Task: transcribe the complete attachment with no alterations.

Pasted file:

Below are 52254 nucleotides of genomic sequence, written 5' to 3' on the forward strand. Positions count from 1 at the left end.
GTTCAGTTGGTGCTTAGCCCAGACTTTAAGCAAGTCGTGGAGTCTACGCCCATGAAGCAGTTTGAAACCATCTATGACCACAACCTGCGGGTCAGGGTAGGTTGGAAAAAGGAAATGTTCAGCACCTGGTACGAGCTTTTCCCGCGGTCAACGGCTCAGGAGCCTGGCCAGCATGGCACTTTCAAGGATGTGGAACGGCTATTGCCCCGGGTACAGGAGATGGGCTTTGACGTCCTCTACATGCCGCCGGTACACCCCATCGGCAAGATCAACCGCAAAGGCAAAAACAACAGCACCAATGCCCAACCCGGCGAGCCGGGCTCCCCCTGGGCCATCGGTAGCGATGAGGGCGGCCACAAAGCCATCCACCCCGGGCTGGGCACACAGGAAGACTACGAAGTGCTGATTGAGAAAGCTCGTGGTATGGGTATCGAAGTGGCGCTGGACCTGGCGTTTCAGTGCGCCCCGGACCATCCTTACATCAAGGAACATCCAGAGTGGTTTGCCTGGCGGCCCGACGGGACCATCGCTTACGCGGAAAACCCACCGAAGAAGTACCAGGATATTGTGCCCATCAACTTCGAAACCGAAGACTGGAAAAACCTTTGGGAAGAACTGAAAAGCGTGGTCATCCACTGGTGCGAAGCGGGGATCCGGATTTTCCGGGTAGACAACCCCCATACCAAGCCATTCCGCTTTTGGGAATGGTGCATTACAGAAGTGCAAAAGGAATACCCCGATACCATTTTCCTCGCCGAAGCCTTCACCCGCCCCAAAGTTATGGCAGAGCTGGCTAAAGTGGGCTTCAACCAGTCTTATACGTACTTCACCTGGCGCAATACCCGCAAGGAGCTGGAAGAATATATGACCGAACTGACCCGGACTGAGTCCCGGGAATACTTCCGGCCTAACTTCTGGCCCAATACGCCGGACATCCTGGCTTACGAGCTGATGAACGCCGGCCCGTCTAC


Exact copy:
Below are 52254 nucleotides of genomic sequence, written 5' to 3' on the forward strand. Positions count from 1 at the left end.
GTTCAGTTGGTGCTTAGCCCAGACTTTAAGCAAGTCGTGGAGTCTACGCCCATGAAGCAGTTTGAAACCATCTATGACCACAACCTGCGGGTCAGGGTAGGTTGGAAAAAGGAAATGTTCAGCACCTGGTACGAGCTTTTCCCGCGGTCAACGGCTCAGGAGCCTGGCCAGCATGGCACTTTCAAGGATGTGGAACGGCTATTGCCCCGGGTACAGGAGATGGGCTTTGACGTCCTCTACATGCCGCCGGTACACCCCATCGGCAAGATCAACCGCAAAGGCAAAAACAACAGCACCAATGCCCAACCCGGCGAGCCGGGCTCCCCCTGGGCCATCGGTAGCGATGAGGGCGGCCACAAAGCCATCCACCCCGGGCTGGGCACACAGGAAGACTACGAAGTGCTGATTGAGAAAGCTCGTGGTATGGGTATCGAAGTGGCGCTGGACCTGGCGTTTCAGTGCGCCCCGGACCATCCTTACATCAAGGAACATCCAGAGTGGTTTGCCTGGCGGCCCGACGGGACCATCGCTTACGCGGAAAACCCACCGAAGAAGTACCAGGATATTGTGCCCATCAACTTCGAAACCGAAGACTGGAAAAACCTTTGGGAAGAACTGAAAAGCGTGGTCATCCACTGGTGCGAAGCGGGGATCCGGATTTTCCGGGTAGACAACCCCCATACCAAGCCATTCCGCTTTTGGGAATGGTGCATTACAGAAGTGCAAAAGGAATACCCCGATACCATTTTCCTCGCCGAAGCCTTCACCCGCCCCAAAGTTATGGCAGAGCTGGCTAAAGTGGGCTTCAACCAGTCTTATACGTACTTCACCTGGCGCAATACCCGCAAGGAGCTGGAAGAATATATGACCGAACTGACCCGGACTGAGTCCCGGGAATACTTCCGGCCTAACTTCTGGCCCAATACGCCGGACATCCTGGCTTACGAGCTGATGAACGCCGGCCCGTCTAC